Self Domain Appraisal: Written in 2002 and Still Valid Today

Mar 09 2010

Lately a few friends and I have been discussing mathematical models for predicting domain values. More for fun than profit but during the discussion a friend sent me a post written by “Lisa” on WebmasterWorld.com wayyyy back in 2002. Although I’m not sold on this as an estimator or agree with her points system, the guts of what she is saying are very important when it comes to the value of a domain. As always, parts of it are up for debate but in general, she is hitting on key things that give a domain value. Here is the post

I have outlined 13 metrics to judge a domain name in a self-appraisal.

1) Marketability
2) Phone Test
3) Name Length
4) Brand Recognition
5) Development Value
6) Dot Value
7) Site Traffic natural
8) Site Traffic by Search Engines
9) Industry Strength and Positioning
10) Search Engine Popularity
11) Grammatical / Linguistic value
12) Revenue Generating
13) Comparable sales value

———–

1) Marketability
How many parts make up the name?

A part is classified as a word, a hyphen, or a number.
Example.com has only 1 part, the word “example”.
JoeTheFisherman.com has 3 parts, the parts “Joe”, “The”, and “Fisherman”.
Joe-Fisherman.com has 3 parts, the parts “Joe”, “hyphen”, and “Fisherman”.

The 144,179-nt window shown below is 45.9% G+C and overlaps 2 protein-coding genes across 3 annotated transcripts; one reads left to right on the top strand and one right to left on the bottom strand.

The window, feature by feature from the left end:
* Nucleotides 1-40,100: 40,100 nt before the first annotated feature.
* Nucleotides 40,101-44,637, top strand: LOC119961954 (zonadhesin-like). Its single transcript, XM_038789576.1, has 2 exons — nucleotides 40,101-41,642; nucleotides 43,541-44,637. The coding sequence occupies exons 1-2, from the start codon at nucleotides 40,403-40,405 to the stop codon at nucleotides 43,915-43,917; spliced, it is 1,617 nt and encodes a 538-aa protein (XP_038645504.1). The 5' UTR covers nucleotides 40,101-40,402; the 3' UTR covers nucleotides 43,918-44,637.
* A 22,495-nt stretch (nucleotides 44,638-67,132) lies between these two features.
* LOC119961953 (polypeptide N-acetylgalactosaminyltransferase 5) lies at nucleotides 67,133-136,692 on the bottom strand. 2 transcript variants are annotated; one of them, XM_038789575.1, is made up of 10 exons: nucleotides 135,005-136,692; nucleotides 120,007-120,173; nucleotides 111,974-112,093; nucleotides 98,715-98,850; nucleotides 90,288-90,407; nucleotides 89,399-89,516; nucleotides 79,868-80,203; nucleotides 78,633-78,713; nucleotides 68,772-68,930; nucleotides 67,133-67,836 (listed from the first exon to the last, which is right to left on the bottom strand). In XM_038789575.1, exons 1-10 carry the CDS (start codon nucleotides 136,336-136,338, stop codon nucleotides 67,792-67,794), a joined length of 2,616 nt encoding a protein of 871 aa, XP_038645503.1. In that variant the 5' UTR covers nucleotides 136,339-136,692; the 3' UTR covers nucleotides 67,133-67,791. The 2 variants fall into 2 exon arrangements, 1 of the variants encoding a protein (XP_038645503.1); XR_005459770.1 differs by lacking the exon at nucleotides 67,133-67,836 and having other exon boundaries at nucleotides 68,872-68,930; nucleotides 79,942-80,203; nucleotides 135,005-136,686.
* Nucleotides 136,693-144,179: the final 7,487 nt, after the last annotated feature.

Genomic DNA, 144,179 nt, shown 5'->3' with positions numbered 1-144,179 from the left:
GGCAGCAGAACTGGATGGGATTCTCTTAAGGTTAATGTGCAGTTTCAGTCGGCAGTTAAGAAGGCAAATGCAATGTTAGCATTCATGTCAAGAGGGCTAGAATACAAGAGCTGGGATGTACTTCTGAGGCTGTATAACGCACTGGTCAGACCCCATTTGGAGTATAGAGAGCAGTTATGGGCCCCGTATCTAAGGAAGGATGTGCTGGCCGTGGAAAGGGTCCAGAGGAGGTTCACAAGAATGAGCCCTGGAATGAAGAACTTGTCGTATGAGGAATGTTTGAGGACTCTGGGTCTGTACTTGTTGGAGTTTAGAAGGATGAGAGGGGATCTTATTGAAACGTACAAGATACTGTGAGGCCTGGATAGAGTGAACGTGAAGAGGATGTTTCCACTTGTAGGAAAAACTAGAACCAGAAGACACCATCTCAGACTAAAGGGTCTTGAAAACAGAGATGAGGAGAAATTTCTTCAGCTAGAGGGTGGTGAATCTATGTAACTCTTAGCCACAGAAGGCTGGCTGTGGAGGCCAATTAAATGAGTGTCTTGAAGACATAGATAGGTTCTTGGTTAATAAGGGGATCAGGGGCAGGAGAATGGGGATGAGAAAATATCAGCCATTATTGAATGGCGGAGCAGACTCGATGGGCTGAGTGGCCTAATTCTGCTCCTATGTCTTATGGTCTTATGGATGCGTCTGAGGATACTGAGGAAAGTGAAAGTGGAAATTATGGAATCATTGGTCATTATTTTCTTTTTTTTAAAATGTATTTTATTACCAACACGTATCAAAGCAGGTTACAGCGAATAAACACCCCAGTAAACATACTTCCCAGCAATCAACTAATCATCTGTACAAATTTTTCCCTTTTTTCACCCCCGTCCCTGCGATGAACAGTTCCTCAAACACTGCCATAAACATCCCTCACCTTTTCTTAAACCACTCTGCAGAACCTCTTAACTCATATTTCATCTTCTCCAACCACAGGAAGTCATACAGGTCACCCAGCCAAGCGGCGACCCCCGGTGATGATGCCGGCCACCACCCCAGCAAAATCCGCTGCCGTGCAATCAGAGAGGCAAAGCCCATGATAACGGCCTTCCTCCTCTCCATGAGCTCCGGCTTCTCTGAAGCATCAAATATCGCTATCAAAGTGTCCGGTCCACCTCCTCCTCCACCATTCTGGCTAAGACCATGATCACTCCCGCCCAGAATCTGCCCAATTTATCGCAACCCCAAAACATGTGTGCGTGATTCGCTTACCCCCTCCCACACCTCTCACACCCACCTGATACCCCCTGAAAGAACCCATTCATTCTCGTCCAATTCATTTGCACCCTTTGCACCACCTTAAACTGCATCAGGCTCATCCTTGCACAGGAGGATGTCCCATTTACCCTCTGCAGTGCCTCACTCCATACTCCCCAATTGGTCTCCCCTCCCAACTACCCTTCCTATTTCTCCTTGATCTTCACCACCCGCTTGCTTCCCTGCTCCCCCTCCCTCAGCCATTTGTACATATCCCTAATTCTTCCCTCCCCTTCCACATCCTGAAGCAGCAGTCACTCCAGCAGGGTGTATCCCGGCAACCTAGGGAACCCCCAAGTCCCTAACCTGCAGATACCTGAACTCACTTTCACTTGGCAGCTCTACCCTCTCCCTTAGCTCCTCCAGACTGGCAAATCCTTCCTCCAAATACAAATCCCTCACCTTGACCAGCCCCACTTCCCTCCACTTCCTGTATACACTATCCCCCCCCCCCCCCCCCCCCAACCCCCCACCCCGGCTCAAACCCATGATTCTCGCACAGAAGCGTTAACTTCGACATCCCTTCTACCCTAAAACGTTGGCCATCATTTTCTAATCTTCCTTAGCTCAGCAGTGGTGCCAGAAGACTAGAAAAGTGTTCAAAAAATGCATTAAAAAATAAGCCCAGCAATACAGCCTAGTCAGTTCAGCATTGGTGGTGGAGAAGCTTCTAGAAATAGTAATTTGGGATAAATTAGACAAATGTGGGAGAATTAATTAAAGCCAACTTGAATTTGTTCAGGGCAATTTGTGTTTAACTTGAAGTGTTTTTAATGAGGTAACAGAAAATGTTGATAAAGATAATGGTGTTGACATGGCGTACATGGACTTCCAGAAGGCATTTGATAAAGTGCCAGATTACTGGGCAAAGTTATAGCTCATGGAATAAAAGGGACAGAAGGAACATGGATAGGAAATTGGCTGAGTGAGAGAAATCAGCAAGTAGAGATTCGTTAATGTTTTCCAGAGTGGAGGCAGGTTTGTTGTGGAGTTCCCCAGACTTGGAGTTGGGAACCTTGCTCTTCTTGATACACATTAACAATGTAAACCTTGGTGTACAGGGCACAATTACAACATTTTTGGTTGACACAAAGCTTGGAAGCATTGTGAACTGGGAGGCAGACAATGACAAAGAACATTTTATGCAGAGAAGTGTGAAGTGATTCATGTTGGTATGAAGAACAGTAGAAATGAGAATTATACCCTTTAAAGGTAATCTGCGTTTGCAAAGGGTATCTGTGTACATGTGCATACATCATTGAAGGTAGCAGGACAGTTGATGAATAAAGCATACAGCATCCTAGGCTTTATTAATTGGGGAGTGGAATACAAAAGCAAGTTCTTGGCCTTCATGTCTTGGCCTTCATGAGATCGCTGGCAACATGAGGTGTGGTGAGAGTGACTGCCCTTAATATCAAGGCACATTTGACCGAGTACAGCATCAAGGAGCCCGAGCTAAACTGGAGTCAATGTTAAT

1Fisherman.com has 2 parts, the parts “1”, and “Fisherman”.
eFisherman.com has 2 parts, the parts “E”, and “Fisherman”.

1 part award 100 points
2 parts award 10 points
3 parts award 2 points
4 parts award 1 point
5 parts or more award 0 points

2) Phone Test
Try giving out the Domain Name on the phone. How does the domain name sound on the phone.

Does the domain use a hyphen or a number?
Do I spell out a number inside the name ex: (“one”)?
Does the domain use a miss-spelling at all?

If the answer to these questions is all “no” then multiple current score by 5.
If the answer to any of these questions is “yes” then divide current score by 2.

3) Name Length (doesn’t include the length of “www.” or “.” or the ending extension)

Find the highest rule that applies.

If 1 part and the name is less then or equal to 8 characters, then multiple current score by 6.
If 1 part and the name is less then or equal to 15 characters, then multiple current score by 3.
If 1 part and the name is less then or equal to 19 characters, then multiple current score by 2.

If 2 parts and the name is less then or equal to 10 characters, then multiple current score by 4.
If 2 parts and the name is less then or equal to 16 characters, then multiple current score by 3.
If 2 parts and the name is less then or equal to 19 characters, then multiple current score by 2.

If 3 parts and the name is less then or equal to 12 characters, then multiple current score by 2.

4) Brand Recognition
Do people know what the site does even before they even go there?
Either through the meaning of the name or by advertising.
An example of advertising is everyone knows Microsoft.com or ATT.com.
Normal people will need to use the domain meaning to score on this point.